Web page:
When Jeff Ryan took the helm of HR at video game developer Zynga in 2017, he followed in the footsteps of five other HR leaders—who had all cycled through the job in just the previous three years.
While the organization, founded in 2007 and known for developing such games as Words with Friends and FarmVille, has long had a standout culture—rooted in collaboration and innovation—it had gone through a “rough patch,” Ryan says, with a downturn in morale and business outcomes, making it harder to both recruit and retain top talent. When CEO Frank Gibeau joined the company in 2016, he refocused Zynga on driving success with talent and culture, which set the wheels in motion for the company to head on a “different trajectory”—and that, coupled with turning around employer branding, became Ryan’s mission.
“[Zynga has] had a tremendous culture, it just really needed to come alive,” Ryan says.
Listening, learning and responding
The turnaround over the last few years is evident in its recent accolades: In 2020, Zynga employees voted the People Operations team the best Partner Team at the organization, and the company was certified as a Great Place to Work® earlier this year.
Like most, Zynga faced culture challenges through the pandemic but, Ryan says, tackled them with a multipronged approach that centered on communication: listening sessions, focus groups and surveys, while leaders also shared information freely, almost to the point of “overcommunicating,” Ryan says. The organization tapped a small events team to shift in-person activities online, ramped up the work of its employee resource groups—to which 70% of Zynga employees now belong—and significantly enhanced benefits to provide ongoing support. Leadership was also attuned to the specific needs of Zynga employees around the world; for instance, as the pandemic devastated India earlier this year, it held a vaccine drive in partnership with a local hospital that helped 400 of its India-based employees and their families get the shot.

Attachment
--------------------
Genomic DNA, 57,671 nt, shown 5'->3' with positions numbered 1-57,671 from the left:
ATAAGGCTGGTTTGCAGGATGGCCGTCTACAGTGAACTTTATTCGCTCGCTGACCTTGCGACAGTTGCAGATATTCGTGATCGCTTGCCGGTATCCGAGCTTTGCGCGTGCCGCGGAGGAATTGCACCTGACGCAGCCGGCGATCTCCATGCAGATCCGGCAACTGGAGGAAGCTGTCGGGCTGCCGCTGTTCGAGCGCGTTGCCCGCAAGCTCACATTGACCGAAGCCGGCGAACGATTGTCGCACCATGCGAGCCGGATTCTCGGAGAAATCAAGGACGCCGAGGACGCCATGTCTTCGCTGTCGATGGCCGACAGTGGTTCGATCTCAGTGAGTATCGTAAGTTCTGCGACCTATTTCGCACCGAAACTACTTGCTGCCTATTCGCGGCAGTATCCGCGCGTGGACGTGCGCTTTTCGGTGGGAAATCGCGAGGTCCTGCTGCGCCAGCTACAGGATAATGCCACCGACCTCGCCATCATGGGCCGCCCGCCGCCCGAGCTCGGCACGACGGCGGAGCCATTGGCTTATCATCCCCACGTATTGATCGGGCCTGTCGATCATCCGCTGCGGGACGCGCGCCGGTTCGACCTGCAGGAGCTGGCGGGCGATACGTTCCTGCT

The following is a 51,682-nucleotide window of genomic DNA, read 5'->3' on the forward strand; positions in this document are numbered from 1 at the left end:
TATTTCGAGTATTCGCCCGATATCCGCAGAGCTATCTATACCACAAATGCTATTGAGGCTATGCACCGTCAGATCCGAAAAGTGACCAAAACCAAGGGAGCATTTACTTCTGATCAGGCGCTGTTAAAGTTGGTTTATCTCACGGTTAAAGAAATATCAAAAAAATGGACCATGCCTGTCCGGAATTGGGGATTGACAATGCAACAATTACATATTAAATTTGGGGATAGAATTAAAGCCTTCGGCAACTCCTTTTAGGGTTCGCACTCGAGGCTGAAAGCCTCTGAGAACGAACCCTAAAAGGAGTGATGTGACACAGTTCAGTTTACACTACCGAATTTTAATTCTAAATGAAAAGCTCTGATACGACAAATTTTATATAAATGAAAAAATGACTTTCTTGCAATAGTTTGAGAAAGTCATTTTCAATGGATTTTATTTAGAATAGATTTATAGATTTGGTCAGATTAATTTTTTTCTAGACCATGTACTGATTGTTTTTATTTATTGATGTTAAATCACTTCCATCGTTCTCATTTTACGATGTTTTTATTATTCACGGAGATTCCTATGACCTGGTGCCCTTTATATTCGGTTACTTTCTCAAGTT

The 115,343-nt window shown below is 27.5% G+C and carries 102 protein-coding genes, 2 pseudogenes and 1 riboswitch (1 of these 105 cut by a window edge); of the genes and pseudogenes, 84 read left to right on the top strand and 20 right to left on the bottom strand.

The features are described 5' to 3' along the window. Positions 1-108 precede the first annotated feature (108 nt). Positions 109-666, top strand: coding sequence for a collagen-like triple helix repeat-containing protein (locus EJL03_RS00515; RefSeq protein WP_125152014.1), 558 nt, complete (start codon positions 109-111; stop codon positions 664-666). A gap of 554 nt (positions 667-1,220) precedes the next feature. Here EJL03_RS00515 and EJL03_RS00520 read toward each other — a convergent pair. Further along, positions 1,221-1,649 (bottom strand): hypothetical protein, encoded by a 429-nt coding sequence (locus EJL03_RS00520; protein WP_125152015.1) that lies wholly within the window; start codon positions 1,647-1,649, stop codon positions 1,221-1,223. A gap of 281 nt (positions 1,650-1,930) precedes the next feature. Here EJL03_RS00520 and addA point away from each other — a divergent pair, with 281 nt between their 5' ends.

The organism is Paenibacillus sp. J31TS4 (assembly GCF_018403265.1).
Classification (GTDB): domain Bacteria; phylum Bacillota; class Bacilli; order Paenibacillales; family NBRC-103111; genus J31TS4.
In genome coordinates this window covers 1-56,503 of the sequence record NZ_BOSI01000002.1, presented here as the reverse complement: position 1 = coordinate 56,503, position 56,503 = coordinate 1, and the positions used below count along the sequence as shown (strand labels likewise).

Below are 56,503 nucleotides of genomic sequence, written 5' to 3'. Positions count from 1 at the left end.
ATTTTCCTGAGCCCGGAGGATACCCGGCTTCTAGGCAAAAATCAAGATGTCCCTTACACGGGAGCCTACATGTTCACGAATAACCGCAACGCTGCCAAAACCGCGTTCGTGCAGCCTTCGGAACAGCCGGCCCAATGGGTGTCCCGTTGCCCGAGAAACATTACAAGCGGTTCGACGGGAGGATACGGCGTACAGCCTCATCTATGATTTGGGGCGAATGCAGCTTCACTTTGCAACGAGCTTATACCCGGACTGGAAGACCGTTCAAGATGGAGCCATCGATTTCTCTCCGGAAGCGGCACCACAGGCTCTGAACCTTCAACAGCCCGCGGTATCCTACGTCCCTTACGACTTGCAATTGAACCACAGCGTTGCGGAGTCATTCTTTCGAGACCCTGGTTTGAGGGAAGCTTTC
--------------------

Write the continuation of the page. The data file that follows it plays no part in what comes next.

“It was that combination of being really transparent, with leadership out in front, putting the focus on employees, and really listening and learning that’s helped,” Ryan says.
And, the efforts are paying off, according to the workforce data: Attrition was down 7% from the start of 2020 through mid-2021, external applicants were up a significant 46% over the last year and Zynga’s employee engagement score rose 18% between 2019 and 2020.
“The most important thing [that has fueled engagement through the pandemic] is that this wasn’t just an HR practice: It was across the entire organization, managers and employees across the company—they all showed up with a high degree of empathy, understanding and compassion for the situation we were in,” Ryan says. “That goes a long way in building trust.”
Doubling down on diversity
While Ryan focused on the people aspect of Zynga’s pandemic response, he also led the company’s enhanced investment in another critical area: diversity, equity and inclusion.
The organization has a longstanding commitment to DE&I, dovetailing with the needs of its customer base—60% of whom are women. Five out of nine board members are women or people of color, Zynga was one of the first 13 companies to sign the Pay Equity Pledge in California—a corporate promise to institute policies and practices to root out inequity—and it has undertaken a comprehensive equal pay assessment for the past four years.